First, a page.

Analysing data from their own tool, Semrush found that 25.6% of all desktop searches were zero-click. However, they also discovered that 30% of desktop users were refining or replacing their original search in some way. This suggests that keyword refinement is becoming a major part of the user journey nowadays, with searchers taking a proactive role in narrowing down results to get exactly what they want. The survey also found that organic clicks still dominate user behaviour more than any other type of click, including paid clicks or those that came via another Google feature, like Images or Shopping.

The results will provide food for thought for many search marketers: if refinement is playing a bigger role in the search journey, could long-tail keywords be the clue to regaining those lost clicks? At any rate, it’s certainly an interesting insight into the changing user journey and the future of the SERP.

The rise and rise of Google Discover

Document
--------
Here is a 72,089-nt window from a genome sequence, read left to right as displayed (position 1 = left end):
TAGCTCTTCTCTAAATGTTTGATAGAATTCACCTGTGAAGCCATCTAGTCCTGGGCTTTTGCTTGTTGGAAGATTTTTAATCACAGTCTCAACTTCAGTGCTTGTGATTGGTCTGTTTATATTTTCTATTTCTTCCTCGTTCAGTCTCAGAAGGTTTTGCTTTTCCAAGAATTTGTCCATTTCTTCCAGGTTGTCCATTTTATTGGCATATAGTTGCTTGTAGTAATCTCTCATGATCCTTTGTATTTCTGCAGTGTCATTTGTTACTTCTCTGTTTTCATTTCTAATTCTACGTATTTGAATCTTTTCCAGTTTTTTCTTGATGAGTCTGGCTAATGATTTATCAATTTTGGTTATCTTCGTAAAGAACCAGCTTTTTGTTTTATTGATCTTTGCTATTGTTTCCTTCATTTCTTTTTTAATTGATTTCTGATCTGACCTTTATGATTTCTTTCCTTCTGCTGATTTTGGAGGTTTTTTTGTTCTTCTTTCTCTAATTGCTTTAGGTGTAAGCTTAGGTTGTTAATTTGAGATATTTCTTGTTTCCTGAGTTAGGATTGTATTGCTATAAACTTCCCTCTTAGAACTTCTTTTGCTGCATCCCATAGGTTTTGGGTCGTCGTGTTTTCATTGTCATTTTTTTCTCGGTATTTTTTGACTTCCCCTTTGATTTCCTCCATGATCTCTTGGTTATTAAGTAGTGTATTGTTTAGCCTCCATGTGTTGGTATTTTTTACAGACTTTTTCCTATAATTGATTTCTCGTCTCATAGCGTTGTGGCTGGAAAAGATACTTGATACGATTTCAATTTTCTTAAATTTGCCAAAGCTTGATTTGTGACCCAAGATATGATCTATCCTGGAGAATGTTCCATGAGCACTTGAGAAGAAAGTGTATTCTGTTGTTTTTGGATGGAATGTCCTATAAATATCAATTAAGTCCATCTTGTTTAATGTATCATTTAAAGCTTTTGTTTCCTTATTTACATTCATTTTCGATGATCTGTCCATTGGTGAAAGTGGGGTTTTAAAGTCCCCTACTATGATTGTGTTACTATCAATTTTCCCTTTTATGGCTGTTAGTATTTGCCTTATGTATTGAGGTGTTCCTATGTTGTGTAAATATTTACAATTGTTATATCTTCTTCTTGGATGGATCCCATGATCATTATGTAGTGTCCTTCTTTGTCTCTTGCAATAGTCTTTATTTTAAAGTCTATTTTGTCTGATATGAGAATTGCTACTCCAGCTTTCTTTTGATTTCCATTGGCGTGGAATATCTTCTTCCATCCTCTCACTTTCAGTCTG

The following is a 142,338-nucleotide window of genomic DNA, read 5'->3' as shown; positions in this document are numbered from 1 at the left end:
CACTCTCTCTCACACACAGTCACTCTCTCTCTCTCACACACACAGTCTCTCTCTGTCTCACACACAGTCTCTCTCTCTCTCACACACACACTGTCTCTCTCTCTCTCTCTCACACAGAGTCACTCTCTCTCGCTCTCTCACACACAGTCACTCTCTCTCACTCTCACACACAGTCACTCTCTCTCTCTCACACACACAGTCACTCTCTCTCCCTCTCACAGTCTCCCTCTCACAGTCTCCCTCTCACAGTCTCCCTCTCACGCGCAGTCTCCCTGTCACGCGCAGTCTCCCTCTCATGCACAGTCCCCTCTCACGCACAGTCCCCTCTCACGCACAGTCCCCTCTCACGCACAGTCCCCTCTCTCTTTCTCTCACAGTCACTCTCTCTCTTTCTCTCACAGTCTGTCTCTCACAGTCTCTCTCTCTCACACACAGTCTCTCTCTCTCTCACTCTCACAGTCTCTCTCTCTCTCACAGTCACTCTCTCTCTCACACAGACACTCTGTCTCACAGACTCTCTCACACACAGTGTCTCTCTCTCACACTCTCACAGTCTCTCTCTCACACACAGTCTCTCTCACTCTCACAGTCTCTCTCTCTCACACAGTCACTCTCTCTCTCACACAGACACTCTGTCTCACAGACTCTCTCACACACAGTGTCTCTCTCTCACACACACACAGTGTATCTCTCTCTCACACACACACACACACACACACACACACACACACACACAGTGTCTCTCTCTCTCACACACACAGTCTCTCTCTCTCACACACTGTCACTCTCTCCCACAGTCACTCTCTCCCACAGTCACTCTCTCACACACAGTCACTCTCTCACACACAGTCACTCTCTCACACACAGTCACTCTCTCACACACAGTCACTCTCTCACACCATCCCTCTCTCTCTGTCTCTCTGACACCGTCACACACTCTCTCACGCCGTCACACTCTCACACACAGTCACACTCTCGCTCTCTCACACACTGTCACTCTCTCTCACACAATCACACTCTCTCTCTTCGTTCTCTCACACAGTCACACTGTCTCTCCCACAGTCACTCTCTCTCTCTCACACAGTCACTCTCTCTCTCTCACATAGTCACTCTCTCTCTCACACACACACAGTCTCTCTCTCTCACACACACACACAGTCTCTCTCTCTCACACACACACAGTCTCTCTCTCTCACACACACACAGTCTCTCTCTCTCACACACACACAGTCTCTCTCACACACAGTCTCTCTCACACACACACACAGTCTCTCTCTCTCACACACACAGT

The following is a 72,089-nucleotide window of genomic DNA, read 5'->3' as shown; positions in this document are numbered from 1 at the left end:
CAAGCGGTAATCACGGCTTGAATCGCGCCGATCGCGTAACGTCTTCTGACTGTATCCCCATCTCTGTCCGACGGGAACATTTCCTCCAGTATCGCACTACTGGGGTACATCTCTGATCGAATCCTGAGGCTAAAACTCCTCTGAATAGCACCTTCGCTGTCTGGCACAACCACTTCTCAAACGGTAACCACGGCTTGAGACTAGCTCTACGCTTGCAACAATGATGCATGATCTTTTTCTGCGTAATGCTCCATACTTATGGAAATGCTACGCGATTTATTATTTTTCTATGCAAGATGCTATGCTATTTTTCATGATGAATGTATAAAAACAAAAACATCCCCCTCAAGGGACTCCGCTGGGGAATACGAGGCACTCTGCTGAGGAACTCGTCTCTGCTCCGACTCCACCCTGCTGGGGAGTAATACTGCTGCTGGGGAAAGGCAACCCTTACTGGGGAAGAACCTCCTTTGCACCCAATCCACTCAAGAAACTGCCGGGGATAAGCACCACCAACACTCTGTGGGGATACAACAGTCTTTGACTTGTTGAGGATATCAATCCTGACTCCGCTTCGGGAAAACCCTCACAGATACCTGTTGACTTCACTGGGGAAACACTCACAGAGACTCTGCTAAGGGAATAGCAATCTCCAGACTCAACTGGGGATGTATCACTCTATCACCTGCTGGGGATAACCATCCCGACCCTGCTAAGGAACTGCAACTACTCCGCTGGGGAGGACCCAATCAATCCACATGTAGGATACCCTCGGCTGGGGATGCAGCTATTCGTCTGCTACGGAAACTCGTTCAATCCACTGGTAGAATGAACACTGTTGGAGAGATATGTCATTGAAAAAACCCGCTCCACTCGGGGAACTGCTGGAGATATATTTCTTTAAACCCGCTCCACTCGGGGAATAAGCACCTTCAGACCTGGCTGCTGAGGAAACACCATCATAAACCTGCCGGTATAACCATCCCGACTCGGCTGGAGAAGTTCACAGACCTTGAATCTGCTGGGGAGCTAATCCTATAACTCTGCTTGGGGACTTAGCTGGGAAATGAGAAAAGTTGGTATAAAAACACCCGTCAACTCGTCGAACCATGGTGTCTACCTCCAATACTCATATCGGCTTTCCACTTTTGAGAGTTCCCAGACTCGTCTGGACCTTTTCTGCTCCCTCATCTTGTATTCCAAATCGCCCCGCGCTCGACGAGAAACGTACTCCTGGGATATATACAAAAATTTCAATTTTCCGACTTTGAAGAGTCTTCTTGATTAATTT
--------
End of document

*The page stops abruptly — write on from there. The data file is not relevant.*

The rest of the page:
When you think of predictive search, you might think of Google’s autofill function. But one Google feature that’s definitely worth paying more attention to is Google Discover. This predictive-search driven feed delivers relevant content to mobile users, before they’ve even entered a search query — taking the search out of search, if you will.

While the Discover feature has been around for a few years (it used to be known as Google Feed), it has grown in popularity in recent years, and now boasts over 800 million users. And, as the predictive algorithm that drives Discover grows more sophisticated, it could become an incredibly effective feature for driving traffic to your website.